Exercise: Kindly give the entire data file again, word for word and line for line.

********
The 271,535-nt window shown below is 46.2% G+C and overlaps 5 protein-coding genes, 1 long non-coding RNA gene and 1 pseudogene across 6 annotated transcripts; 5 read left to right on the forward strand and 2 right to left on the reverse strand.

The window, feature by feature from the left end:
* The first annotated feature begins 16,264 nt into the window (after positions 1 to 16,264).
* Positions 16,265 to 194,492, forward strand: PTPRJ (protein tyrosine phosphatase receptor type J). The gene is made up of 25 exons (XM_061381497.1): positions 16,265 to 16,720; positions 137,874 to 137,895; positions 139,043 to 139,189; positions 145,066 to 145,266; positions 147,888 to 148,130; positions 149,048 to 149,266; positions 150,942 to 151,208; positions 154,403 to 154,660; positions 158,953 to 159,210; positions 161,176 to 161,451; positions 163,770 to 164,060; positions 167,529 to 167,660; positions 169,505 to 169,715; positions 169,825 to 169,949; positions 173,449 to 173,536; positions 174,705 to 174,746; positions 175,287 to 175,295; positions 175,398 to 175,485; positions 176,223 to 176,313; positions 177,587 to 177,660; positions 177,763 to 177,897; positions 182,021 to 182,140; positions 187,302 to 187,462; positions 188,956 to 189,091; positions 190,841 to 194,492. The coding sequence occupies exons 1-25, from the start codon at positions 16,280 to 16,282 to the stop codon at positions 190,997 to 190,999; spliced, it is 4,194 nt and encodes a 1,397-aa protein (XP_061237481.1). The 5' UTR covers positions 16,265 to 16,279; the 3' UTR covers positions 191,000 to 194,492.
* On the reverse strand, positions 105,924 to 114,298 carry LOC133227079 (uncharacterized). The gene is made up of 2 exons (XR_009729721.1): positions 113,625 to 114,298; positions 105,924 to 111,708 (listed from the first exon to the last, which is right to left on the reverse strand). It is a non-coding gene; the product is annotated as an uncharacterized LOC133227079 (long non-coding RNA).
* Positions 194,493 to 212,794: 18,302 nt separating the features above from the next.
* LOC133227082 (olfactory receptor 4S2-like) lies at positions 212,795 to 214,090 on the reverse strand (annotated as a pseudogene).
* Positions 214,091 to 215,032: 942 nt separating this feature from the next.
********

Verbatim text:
The 271,535-nt window shown below is 46.2% G+C and overlaps 5 protein-coding genes, 1 long non-coding RNA gene and 1 pseudogene across 6 annotated transcripts; 5 read left to right on the forward strand and 2 right to left on the reverse strand.

The window, feature by feature from the left end:
* The first annotated feature begins 16,264 nt into the window (after positions 1 to 16,264).
* Positions 16,265 to 194,492, forward strand: PTPRJ (protein tyrosine phosphatase receptor type J). The gene is made up of 25 exons (XM_061381497.1): positions 16,265 to 16,720; positions 137,874 to 137,895; positions 139,043 to 139,189; positions 145,066 to 145,266; positions 147,888 to 148,130; positions 149,048 to 149,266; positions 150,942 to 151,208; positions 154,403 to 154,660; positions 158,953 to 159,210; positions 161,176 to 161,451; positions 163,770 to 164,060; positions 167,529 to 167,660; positions 169,505 to 169,715; positions 169,825 to 169,949; positions 173,449 to 173,536; positions 174,705 to 174,746; positions 175,287 to 175,295; positions 175,398 to 175,485; positions 176,223 to 176,313; positions 177,587 to 177,660; positions 177,763 to 177,897; positions 182,021 to 182,140; positions 187,302 to 187,462; positions 188,956 to 189,091; positions 190,841 to 194,492. The coding sequence occupies exons 1-25, from the start codon at positions 16,280 to 16,282 to the stop codon at positions 190,997 to 190,999; spliced, it is 4,194 nt and encodes a 1,397-aa protein (XP_061237481.1). The 5' UTR covers positions 16,265 to 16,279; the 3' UTR covers positions 191,000 to 194,492.
* On the reverse strand, positions 105,924 to 114,298 carry LOC133227079 (uncharacterized). The gene is made up of 2 exons (XR_009729721.1): positions 113,625 to 114,298; positions 105,924 to 111,708 (listed from the first exon to the last, which is right to left on the reverse strand). It is a non-coding gene; the product is annotated as an uncharacterized LOC133227079 (long non-coding RNA).
* Positions 194,493 to 212,794: 18,302 nt separating the features above from the next.
* LOC133227082 (olfactory receptor 4S2-like) lies at positions 212,795 to 214,090 on the reverse strand (annotated as a pseudogene).
* Positions 214,091 to 215,032: 942 nt separating this feature from the next.